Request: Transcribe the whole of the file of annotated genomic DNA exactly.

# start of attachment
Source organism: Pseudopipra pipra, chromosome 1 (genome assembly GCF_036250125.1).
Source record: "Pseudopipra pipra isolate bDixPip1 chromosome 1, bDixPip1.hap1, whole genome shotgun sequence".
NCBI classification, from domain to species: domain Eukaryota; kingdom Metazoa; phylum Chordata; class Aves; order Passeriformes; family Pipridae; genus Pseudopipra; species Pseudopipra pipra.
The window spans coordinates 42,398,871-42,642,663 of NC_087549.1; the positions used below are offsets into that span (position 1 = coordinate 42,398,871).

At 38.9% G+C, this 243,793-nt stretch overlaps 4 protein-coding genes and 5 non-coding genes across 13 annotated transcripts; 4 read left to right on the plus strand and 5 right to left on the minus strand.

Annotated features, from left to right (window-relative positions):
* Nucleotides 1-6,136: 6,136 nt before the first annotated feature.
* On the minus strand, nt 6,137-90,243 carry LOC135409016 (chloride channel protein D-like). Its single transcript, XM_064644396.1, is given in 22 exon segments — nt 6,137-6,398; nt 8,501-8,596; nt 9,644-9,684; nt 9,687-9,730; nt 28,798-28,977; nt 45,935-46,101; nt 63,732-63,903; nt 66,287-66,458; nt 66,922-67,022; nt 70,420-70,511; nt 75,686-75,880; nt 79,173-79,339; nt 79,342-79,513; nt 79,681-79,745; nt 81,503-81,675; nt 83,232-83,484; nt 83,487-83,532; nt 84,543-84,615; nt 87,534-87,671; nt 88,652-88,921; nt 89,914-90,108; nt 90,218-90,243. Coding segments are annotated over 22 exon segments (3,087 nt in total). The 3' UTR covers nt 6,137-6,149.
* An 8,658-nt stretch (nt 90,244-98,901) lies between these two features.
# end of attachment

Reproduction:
Source organism: Pseudopipra pipra, chromosome 1 (genome assembly GCF_036250125.1).
Source record: "Pseudopipra pipra isolate bDixPip1 chromosome 1, bDixPip1.hap1, whole genome shotgun sequence".
NCBI classification, from domain to species: domain Eukaryota; kingdom Metazoa; phylum Chordata; class Aves; order Passeriformes; family Pipridae; genus Pseudopipra; species Pseudopipra pipra.
The window spans coordinates 42,398,871-42,642,663 of NC_087549.1; the positions used below are offsets into that span (position 1 = coordinate 42,398,871).

At 38.9% G+C, this 243,793-nt stretch overlaps 4 protein-coding genes and 5 non-coding genes across 13 annotated transcripts; 4 read left to right on the plus strand and 5 right to left on the minus strand.

Annotated features, from left to right (window-relative positions):
* Nucleotides 1-6,136: 6,136 nt before the first annotated feature.
* On the minus strand, nt 6,137-90,243 carry LOC135409016 (chloride channel protein D-like). Its single transcript, XM_064644396.1, is given in 22 exon segments — nt 6,137-6,398; nt 8,501-8,596; nt 9,644-9,684; nt 9,687-9,730; nt 28,798-28,977; nt 45,935-46,101; nt 63,732-63,903; nt 66,287-66,458; nt 66,922-67,022; nt 70,420-70,511; nt 75,686-75,880; nt 79,173-79,339; nt 79,342-79,513; nt 79,681-79,745; nt 81,503-81,675; nt 83,232-83,484; nt 83,487-83,532; nt 84,543-84,615; nt 87,534-87,671; nt 88,652-88,921; nt 89,914-90,108; nt 90,218-90,243. Coding segments are annotated over 22 exon segments (3,087 nt in total). The 3' UTR covers nt 6,137-6,149.
* An 8,658-nt stretch (nt 90,244-98,901) lies between these two features.